Severe reaction to insect bites is a feature that is experienced by many lupus patients. Lupus patients are susceptible to insect bites and tend to have severe and prolonged reactions.
What is it that causes a reaction when an insect bites you? When an insect bites, it releases saliva. It is the saliva that can cause the skin around the bite to become red, swollen and itchy. It can be painful and itchy for a few days, but is harmless in most cases. The severity of the bite can depend on the type of insect and the sensitivity of the person.
There are a few different types of insects that bite in the UK. You can find details of these insects and what kind of reactions they can cause at - nhs.uk/Conditions/Bites-ins...
How to treat most bites:
•Wash the affected area with soap and water
•Try not to scratch the affected area to avoid infection
•If in pain or the area is swollen, try painkillers such as ibuprofen or paracetamol
•Place a cold compress over the area to reduce the swelling
•If you have a more serious reaction consult your GP
Sometimes insect bites can become infected. Symptoms may include:
•Pus in or around the bite
•Increasing redness, swelling and pain in and around the bite
•Some bites will naturally be red and swollen, but for other types of bites these symptoms may not be normal and could indicate infection.
If you think you have a bite that has become infected, you should make an appointment with your GP or call NHS Direct on 0845 46 47.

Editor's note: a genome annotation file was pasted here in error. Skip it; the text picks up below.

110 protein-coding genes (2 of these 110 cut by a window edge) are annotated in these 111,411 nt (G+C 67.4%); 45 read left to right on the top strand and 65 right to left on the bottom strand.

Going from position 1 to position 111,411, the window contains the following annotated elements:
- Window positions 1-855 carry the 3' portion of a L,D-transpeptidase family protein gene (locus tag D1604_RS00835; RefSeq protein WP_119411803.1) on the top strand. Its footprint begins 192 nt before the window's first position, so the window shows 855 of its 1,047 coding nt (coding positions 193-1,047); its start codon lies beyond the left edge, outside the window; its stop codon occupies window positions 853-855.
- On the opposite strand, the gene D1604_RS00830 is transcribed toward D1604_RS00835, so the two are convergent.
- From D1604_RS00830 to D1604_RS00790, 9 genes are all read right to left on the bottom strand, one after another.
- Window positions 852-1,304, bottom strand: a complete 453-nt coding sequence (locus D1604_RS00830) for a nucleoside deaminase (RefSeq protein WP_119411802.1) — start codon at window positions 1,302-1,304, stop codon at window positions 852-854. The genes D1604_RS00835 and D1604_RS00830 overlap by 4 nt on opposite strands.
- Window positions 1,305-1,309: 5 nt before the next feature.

How to prevent bites:
•Cover exposed skin – insects tend to be particularly active around sunrise and sunset, ensure you cover your skin at these times by wearing long sleeves and trousers.
•Apply insect repellent – This should particularly be applied in summer or early autumn, and should be applied to areas of exposed skin. Repellents that contain diethyltoluamide (DEET) are considered most effective
•Avoid areas near water, such as ponds and swamps – mosquitos and horseflies are commonly found near water.
We asked you to share your tips and experiences for coping with insect bites. Some of the products and techniques you recommended for preventing bites were:
-“Having been around horses most of my life and living in the Scottish Highlands, I live with bugs. The Scottish midgie is the one biting bug we can’t seem to get away from. I used to spray the horses and myself with Avon’s Skin So Soft. It’s the only stuff that seems to keep the bugs at bay.”
-“I too agree about Avon range of Skin So Soft products to protect against insect bites. My daughter uses them for my grand-daughter too! The perfume may be a little too girly for the chaps though.”
-“ I used [Skin So Soft] last time I went to Scotland and I think I had a reaction to it. My face felt all prickly and I came up in a red rash. It’s hard to know whether that was a reaction or just a lupus rash. I’m not sure what’s worse, the rash or the midge bites?”
-“The essential oil ‘Citronella’ helps to stop getting bitten, as midges do not like the smell.”
-“…try drinking tonic water to stop mosquito bites – it works for some. I understand it is the quinine in the tonic that helps.”
-“I don’t go anywhere without first covering myself in Boots Once-a-Day Insect Repellent. Having had two bites in the last two years, both of which ended up turning into cellulitis and required IV antibiotics. So far this year my plan has worked and I haven’t been bitten once.”